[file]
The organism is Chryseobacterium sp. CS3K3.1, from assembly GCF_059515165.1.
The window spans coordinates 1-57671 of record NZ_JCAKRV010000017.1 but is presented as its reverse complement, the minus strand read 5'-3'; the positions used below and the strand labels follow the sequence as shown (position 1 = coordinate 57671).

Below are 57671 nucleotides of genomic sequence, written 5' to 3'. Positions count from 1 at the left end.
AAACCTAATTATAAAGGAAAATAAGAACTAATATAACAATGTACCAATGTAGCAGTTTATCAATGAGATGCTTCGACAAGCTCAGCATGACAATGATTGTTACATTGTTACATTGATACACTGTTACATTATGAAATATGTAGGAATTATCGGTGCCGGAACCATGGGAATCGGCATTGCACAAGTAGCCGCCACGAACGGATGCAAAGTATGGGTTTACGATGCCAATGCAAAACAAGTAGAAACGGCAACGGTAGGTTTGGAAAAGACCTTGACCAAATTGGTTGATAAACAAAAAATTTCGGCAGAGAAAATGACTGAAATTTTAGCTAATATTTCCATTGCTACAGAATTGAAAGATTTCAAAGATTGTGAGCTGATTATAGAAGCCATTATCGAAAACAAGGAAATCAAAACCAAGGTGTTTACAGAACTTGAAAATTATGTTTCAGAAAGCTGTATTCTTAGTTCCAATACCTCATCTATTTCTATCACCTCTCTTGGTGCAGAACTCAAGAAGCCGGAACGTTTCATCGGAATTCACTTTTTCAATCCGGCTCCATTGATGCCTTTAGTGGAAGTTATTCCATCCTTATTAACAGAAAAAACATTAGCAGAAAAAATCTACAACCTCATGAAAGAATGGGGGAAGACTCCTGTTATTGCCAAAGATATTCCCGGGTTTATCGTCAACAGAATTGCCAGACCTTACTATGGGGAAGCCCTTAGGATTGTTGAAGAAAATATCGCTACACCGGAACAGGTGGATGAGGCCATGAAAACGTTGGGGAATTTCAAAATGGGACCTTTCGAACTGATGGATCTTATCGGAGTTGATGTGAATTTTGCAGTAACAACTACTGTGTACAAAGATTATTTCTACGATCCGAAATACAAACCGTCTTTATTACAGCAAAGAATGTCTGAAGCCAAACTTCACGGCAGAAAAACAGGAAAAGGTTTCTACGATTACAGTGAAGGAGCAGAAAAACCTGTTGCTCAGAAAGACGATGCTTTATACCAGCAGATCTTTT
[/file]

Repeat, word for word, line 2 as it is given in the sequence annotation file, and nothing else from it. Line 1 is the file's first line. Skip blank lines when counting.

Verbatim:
The window spans coordinates 1-57671 of record NZ_JCAKRV010000017.1 but is presented as its reverse complement, the minus strand read 5'-3'; the positions used below and the strand labels follow the sequence as shown (position 1 = coordinate 57671).